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    The ABCs of a Market Economy


    © International Trade Centre, International Trade Forum - Issue 4/2004 

    Photo: Mongolian National Chamber of Commerce and Industry Succeeding in the global economy is not child's play. Yet in assisting Mongolia to gain business know-how, ITC has played a pivotal role in helping the country's firms understand how to "play ball" and leap free of trade constraints.

    In the early 1990s, the break-up of the Soviet Union launched landlocked Mongolia into a world without borders. Faced with a new economic order, Mongolia's nascent private sector and trade institutions needed to move quickly from free market theory to practice. ITC, a long-standing trade development partner, provided practical help and guidance.

    "ITC taught Mongolia the ABCs of a market economy," says Sambuu Demberel, Chairman and Chief Executive Officer of the Mongolian National Chamber of Commerce and Industry (MNCCI). In the 14 years since Mongolia became a market economy, this former home of the 13th-century empire of Genghis Khan has struggled to find a way out of the strict centrally planned system under Communism.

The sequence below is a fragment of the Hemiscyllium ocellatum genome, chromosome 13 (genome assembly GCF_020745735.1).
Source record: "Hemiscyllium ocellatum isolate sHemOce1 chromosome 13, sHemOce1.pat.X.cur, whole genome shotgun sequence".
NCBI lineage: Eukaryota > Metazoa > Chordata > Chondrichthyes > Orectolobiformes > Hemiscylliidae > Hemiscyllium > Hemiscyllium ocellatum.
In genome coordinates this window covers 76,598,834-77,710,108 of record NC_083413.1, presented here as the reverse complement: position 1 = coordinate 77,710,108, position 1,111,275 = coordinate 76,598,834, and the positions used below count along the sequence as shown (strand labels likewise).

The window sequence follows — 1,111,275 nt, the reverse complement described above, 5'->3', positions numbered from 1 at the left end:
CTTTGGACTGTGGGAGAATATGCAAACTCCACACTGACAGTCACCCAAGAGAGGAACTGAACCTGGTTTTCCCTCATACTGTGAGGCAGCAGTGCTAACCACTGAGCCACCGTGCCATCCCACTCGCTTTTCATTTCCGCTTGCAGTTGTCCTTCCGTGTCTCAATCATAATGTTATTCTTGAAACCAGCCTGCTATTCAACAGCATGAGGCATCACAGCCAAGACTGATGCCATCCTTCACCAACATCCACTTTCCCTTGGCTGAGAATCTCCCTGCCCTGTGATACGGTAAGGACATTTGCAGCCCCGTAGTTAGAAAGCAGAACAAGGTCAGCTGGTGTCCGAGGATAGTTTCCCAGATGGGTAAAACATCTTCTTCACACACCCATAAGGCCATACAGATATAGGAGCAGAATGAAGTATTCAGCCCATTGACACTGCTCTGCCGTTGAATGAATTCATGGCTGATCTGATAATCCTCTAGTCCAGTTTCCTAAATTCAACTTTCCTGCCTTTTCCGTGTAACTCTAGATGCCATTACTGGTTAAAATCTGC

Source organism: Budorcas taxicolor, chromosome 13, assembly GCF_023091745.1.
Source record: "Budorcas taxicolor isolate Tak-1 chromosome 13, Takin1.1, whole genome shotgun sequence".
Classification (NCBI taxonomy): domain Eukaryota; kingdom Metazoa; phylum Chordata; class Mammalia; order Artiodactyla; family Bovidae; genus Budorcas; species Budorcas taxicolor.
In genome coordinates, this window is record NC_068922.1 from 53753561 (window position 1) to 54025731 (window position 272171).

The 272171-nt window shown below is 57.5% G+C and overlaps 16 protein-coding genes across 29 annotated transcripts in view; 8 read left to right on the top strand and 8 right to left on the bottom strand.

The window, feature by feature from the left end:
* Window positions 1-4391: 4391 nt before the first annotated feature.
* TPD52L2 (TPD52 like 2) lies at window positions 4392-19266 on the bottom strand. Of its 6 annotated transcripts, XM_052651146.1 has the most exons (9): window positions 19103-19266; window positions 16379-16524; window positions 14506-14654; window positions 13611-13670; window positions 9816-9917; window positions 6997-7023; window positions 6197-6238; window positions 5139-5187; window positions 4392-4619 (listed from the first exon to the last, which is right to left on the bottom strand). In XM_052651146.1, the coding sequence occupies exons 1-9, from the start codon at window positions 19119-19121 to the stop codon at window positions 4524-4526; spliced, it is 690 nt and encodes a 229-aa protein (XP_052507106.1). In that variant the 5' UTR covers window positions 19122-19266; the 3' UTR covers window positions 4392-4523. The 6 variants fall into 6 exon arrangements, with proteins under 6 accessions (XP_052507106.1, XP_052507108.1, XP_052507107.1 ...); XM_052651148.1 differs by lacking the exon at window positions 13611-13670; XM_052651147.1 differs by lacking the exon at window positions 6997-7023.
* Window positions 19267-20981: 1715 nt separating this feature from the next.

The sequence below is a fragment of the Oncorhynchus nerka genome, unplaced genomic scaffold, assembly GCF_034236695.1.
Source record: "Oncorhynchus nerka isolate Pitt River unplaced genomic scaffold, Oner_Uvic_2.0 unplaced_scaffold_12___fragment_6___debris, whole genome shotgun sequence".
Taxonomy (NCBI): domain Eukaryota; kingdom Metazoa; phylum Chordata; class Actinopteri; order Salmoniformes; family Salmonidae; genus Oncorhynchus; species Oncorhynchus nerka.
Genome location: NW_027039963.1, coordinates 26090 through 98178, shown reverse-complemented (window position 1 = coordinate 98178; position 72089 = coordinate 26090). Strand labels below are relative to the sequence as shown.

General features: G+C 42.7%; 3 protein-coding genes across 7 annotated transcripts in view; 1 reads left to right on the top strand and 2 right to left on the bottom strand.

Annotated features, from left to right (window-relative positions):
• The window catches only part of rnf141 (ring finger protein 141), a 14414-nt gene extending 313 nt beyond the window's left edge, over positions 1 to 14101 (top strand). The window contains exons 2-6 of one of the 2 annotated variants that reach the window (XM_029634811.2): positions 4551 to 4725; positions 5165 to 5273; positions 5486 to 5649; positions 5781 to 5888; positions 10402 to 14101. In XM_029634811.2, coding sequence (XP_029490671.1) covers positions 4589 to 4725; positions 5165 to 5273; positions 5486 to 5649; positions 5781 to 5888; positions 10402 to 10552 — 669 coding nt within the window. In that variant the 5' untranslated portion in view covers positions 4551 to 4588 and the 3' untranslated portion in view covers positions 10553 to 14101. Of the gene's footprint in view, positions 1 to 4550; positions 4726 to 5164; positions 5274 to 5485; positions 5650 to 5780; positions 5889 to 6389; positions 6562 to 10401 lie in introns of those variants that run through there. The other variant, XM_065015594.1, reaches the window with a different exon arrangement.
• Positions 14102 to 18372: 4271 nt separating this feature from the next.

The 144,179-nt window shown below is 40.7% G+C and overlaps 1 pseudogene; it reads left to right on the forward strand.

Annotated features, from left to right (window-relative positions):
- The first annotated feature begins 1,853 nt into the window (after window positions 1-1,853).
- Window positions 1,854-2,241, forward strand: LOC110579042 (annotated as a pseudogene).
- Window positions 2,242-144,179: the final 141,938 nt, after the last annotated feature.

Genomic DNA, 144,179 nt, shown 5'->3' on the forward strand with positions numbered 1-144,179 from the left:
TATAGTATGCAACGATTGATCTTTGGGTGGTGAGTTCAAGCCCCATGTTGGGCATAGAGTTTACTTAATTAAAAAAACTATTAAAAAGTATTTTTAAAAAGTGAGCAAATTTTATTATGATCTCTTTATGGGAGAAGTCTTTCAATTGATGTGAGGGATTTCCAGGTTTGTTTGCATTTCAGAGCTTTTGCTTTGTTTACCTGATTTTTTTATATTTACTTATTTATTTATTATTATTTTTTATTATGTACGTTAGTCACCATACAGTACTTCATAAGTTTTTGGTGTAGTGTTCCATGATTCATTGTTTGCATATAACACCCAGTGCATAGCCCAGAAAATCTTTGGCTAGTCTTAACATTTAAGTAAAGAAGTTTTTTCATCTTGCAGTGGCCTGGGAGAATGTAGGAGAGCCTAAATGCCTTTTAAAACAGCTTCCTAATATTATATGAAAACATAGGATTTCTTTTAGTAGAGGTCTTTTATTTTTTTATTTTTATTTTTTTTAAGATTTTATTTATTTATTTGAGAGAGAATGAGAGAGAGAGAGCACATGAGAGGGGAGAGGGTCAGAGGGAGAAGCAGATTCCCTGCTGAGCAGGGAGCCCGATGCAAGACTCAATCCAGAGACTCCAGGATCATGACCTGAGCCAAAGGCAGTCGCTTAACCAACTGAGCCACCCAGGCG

Since the 1990s, Mongolia has introduced major economic reforms; it also joined the World Trade Organization in 1997.

    Yet, challenges to participating in trade remained. Mongolia's exports are mainly primary commodities. But a series of natural disasters in the mid-1990s and a downturn in world prices of copper and cashmere stalled economic growth. The agricultural sector declined. Mongolia still has an infant business sector. Manufacturing and trade account for only a sixth of the labour force.

    While continuing many reform policies, the current government has focused on social and public-order priorities. Its leaders, however, are aware of the need to fast-track export development and formulate export-oriented policy with the best knowledge available.